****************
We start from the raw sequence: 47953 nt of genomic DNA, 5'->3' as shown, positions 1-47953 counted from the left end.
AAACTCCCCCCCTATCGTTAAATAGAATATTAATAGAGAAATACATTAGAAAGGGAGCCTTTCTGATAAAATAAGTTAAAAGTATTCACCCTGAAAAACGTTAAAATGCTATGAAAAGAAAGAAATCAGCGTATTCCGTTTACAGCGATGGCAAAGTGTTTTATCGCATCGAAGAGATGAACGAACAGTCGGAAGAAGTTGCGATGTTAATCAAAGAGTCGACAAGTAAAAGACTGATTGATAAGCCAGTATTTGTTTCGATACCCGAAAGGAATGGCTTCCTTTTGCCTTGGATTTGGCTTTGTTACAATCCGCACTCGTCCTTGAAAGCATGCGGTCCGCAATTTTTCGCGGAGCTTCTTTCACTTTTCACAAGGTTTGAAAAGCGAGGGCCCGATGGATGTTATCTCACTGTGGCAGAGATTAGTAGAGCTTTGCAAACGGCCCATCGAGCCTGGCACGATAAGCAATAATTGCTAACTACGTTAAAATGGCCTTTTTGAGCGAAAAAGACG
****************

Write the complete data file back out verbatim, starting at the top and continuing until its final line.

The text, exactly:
We start from the raw sequence: 47953 nt of genomic DNA, 5'->3' as shown, positions 1-47953 counted from the left end.
AAACTCCCCCCCTATCGTTAAATAGAATATTAATAGAGAAATACATTAGAAAGGGAGCCTTTCTGATAAAATAAGTTAAAAGTATTCACCCTGAAAAACGTTAAAATGCTATGAAAAGAAAGAAATCAGCGTATTCCGTTTACAGCGATGGCAAAGTGTTTTATCGCATCGAAGAGATGAACGAACAGTCGGAAGAAGTTGCGATGTTAATCAAAGAGTCGACAAGTAAAAGACTGATTGATAAGCCAGTATTTGTTTCGATACCCGAAAGGAATGGCTTCCTTTTGCCTTGGATTTGGCTTTGTTACAATCCGCACTCGTCCTTGAAAGCATGCGGTCCGCAATTTTTCGCGGAGCTTCTTTCACTTTTCACAAGGTTTGAAAAGCGAGGGCCCGATGGATGTTATCTCACTGTGGCAGAGATTAGTAGAGCTTTGCAAACGGCCCATCGAGCCTGGCACGATAAGCAATAATTGCTAACTACGTTAAAATGGCCTTTTTGAGCGAAAAAGACG